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killing u.s. soldiers. >> they have shared intelligence with us. they killed as many or more terrorists as anybody. they captured them. certainly the focus on changing the strategic shift if you will in that agency so that that doesn't happen at all is a priority for us. >> fair to say that among the outcomes you would look at would be a scenario where the taliban would have some power in the country? >> i think in any of these kinds of insurgencies over history in the political solution those who have been insurgents at some point in time have been in a position of political influence at some point down the road. i think we're way too early to say what that looks like or when it might happen. >> it seems to be an important point if you look at the cover of "time" magazine which has a striking photograph of a young woman whose nose was cut off by the taliban.
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just one indication of how brutal and horrific they are. the grim reality if that's an argument of why the u.s. should not leave is the central mission of the united states is not to protect the women of afghanistan, is that fair? >> i think the central mission in afghanistan right now is to protect the people certainly. that would be inclusive of everybody. and in an insurgency and counterinsurgency, that's really the center of gravity. >> you said a year ago the central mission was to get at those who threaten us. our central mission is not to protect the women who could be brutalized in the taliban come into power in any fashion. >> the taliban are incredibly unpopular with the afghan people as we speak as they have been for a long period of time. the overall mission is to dismantle and defeat and disrupt al qaeda. we have to make sure there's not a safe haven that returns in
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afghanistan. afghanistan has to be stable enough, has to have enough governance, has to create enough jobs and have an economy good enough so that the taliban cannot return to the brutality of the kind of regime that you just showed. >> however, the united states could still withdraw and do so having achieved the mission and women like those on the cover of that magazine could still be in danger. >> certainly the long-term goal is to make sure that with respect to the population in afghanistan that there's a governance structure that treats its people well. but to say exactly how that's going to look and what specifics would be involved, i think it's just way too early. >> i want to ask you a couple questions about iran. another threat that this administration is facing. the consequences of iran developing a nuclear weapon are vast and something that the administration certainly wants to prevent. this is what you said back in april of 2010. i'll put it up on the screen at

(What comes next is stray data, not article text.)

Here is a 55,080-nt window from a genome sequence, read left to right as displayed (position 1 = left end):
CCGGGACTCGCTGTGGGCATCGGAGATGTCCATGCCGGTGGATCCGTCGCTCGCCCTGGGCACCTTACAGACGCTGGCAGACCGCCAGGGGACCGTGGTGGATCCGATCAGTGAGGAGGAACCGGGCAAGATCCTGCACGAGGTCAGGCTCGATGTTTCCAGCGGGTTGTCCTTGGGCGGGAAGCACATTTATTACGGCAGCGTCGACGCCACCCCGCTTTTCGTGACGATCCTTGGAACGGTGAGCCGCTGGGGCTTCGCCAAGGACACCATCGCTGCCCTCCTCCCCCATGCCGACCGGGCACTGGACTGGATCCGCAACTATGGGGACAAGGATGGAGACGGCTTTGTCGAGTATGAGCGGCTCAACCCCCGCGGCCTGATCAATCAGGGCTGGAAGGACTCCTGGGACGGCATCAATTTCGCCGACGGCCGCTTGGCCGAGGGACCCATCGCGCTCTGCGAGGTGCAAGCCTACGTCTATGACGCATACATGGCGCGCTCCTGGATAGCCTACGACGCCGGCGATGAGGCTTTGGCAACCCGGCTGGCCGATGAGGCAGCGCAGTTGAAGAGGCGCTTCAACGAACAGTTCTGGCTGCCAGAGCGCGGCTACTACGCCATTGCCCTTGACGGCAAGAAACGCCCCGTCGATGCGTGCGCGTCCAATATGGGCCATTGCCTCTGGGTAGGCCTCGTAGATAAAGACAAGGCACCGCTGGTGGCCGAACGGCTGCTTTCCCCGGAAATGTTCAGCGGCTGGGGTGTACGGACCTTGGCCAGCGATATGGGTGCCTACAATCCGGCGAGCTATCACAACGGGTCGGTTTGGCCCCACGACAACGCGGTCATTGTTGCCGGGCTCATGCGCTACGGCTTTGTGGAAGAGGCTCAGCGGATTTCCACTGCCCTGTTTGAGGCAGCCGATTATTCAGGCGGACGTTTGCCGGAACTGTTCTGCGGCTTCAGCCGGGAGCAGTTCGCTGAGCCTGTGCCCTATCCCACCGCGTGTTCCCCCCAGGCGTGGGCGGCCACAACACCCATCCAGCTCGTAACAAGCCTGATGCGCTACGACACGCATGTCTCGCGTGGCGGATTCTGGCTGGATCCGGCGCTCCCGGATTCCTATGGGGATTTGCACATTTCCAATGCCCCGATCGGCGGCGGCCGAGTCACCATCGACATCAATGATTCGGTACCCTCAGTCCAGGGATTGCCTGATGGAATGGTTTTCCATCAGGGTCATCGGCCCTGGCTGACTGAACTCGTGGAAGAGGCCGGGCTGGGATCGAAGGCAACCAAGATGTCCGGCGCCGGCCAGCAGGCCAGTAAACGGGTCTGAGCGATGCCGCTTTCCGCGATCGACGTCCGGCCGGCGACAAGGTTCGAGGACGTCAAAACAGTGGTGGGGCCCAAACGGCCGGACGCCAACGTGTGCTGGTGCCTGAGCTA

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columbia university. i think iran having a nuclear weapon would be incredibly destabilizing. i think attacking them would also create the same kind of outcome. keen analysis. my question is which is worse? >> actually, when i speak to that, i talked to unintended consequences of either outcome. and it's those unintended consequences that are difficult to predict in what is an incredibly unstable part of the world that i worry about the most. what i try to do when i talk about that is identify the space between those two outcomes, which is pretty narrow, in which i think diplomacy, the kind of sanctions and international pressure that is being applied i am hopeful works. i recognize that there isn't that much space there but quite frankly i am extremely concerned about both of those outcomes. >> leaders have to make a decision. you're a leader. the president is a leader.
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which is worse, iran with a nuclear weapon or what could happen if the united states attacks? >> certainly for our country the suspect the one making those decisions and i wouldn't be one that would pick one or the other along those lines. i think they both have great downside potential. >> the president said he's determined to stop iran from developing a nuclear weapon. he doesn't just say it's unacceptable. he says he's determined to stop it. is force against iran by the united states on the table in a way that it has not been even in our recent history, past six months, a year? >> i think the military actions have been on the table and remain on the table and certainly in that regard it's one of the options that the president has. again, i hope we don't get to that. it's an important option. it's one that's well understood. >> there was a concern among israelis, among americans, that there weren't very many good options when it came to attacking iran should it come to that. is that still the case? >> i think that's the case. >> there aren't very many good options? >> depends on what you mean by
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that. none of them are good in a sense that certainly an outcome that we wouldn't seek and at the same time what i talked about before is not just the consequences of the action itself but the things that could result after the fact. >> the military has a plan should it come to that? >> we do. >> along one final question that troubles you is the rate of suicides in the military and the concern is not just that they have been increasing but that commanders in the field have not been attentive enough to the problems that are leading to suicides. what should be done about that? >> i think it was addressed this week very well by general car elle specifically. the purpose of the review which was widely reported on was to understand as much as we could about what the problem was. it is not a problem that exists just in the army because the suicide rate is up in all our services. we don't have the answers. i am one who believes that the pressure of these wars and the repeated deployments is a